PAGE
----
+ Hands cupping setting sun Aug FB 4910369_sWhen I wasn’t sure what I wanted to write about for this post, I decided to pick an Angel Card, as I invite my clients to do in their treatments. The card that came up (I swear I’m not making this up!) was “Light.” My first response was, “How formulaic to write about Light at this time of year!” and I had to resist the impulse to pick another card! But I decided to take the card as I have my clients do, as something to consider at this point in their lives, and stayed with it.

Light is something I’m very aware of. I’m the only person I know who periodically checks the Boston Globe’s Weather page to see the day’s length. I keep track of sunrise and sunset, moonrise and moonset. The longest day of the year is somewhere around fourteen hours of light and the shortest is closer to nine. Isn’t that amazing? Such a big contrast!

Of course, I love summer’s luxurious hours of daylight. I find I have more energy and accomplish more in the evening hours in summer than in winter. I’m still fairly comfortable with the daylight at Equinox. Equal parts of light and dark suit me. But, the shorter and shorter days of late fall can be a challenge to my mood, especially if the day has been gray and cloudy.

A few weeks ago, I was driving at about two o’clock in the afternoon when I noticed that even at that hour, the daylight was definitely diminishing and the shadows were lengthening. It had been a day of beautiful sunlight and strong blue skies, my favorite kind of day. Seeing the sunset approaching so early caught my attention and I was surprised to notice a little thrill of excitement. Accustomed to dreading the darkness, I found instead that I experienced a sense of appreciation for what light there was. In that moment, the shortness of the day brought a sense of the preciousness of light to me.

Light is precious. There are many literal and symbolic ways of thinking of Light. This is where the “formulaic” part may come in, but these are worth visiting from time to time. When clients pick up the Light card, it often brings a sense of the Divine or God, also the image of “lightening up,” or of the “Light at the end of the tunnel” – hope and a promise of change to come. Quakers talk of holding concerns “in the Light” as a form of prayer. The holidays are centered in the theme of Light and are surely connected to the pagan holidays of Solstice, which celebrated light’s cycle through the course of the year.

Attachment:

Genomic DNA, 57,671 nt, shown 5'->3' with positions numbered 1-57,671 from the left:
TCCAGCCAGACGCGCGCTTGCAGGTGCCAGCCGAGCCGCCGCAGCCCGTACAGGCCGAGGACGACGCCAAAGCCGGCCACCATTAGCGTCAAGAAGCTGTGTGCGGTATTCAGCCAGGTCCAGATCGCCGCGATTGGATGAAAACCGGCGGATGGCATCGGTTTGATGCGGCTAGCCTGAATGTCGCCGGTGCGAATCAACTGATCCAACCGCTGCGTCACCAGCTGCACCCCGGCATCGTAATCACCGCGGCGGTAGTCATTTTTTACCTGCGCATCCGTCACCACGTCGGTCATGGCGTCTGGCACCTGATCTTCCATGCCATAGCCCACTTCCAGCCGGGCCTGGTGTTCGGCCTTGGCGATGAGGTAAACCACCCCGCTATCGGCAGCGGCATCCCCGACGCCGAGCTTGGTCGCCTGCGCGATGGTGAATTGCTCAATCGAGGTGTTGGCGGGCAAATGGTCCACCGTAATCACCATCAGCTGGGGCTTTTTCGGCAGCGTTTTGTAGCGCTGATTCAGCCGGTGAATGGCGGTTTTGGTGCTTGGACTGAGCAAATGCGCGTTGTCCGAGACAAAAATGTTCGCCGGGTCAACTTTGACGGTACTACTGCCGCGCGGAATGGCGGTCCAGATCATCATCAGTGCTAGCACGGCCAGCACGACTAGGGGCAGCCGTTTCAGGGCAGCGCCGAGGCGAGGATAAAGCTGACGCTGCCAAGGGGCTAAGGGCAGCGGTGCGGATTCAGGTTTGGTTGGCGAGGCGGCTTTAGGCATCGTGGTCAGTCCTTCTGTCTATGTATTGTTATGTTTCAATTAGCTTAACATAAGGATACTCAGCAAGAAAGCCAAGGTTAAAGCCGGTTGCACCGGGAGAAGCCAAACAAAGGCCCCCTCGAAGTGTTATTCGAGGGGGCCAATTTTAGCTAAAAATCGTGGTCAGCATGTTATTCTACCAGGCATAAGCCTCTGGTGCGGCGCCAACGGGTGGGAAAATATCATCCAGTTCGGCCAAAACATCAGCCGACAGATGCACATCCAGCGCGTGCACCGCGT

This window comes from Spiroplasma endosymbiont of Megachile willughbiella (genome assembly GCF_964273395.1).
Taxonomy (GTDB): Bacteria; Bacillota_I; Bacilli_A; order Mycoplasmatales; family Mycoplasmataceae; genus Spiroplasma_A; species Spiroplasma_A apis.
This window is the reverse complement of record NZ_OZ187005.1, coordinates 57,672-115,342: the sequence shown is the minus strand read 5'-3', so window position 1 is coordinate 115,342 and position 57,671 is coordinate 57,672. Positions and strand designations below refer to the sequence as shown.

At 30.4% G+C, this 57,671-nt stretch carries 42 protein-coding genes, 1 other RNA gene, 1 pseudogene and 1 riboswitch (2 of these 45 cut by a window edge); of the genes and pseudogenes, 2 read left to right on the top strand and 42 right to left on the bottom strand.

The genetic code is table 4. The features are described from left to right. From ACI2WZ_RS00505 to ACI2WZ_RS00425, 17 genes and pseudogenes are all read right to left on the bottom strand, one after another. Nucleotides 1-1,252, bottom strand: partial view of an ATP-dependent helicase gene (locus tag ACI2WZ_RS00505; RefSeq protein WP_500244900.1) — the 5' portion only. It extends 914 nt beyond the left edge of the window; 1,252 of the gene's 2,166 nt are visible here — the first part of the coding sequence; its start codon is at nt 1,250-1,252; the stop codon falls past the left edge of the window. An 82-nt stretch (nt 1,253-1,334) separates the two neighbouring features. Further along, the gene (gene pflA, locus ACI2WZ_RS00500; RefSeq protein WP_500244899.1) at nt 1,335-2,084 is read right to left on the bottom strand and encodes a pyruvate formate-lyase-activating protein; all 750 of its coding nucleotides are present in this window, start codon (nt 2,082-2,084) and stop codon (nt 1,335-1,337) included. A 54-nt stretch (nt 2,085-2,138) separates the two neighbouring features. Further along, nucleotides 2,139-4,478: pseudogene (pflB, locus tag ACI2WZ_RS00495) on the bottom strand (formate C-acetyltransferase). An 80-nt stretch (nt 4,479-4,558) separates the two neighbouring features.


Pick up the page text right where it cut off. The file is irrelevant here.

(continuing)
But dreading the dark, as I used to when fall approached, doesn’t do justice to darkness either. Darkness symbolizes the deep, the rich fertile ground, the womb of creation. It is a beautiful and equally important energy to honor positively as well. You can’t have one without the other!

Release some of the sense of “same-old” from Light this year, if you can. Sit in the dark for awhile and then turn on a lamp. Enjoy both aspects! Try to see the lights decorating your neighbor’s house with the excitement of a three-year-old! Buy a new candle and light it on your mantle. Look outside in the southwest sky this evening, Sunday, or Monday and see the shining planets Venus and Jupiter in spectacular alignment (really! Another thing I read in the Globe column!). These points of light are amazing to witness in the night sky.

Find a way of honoring the preciousness of Light and share it with others. Sharing the light is a beautiful practice that brightens the world.

Share your thoughts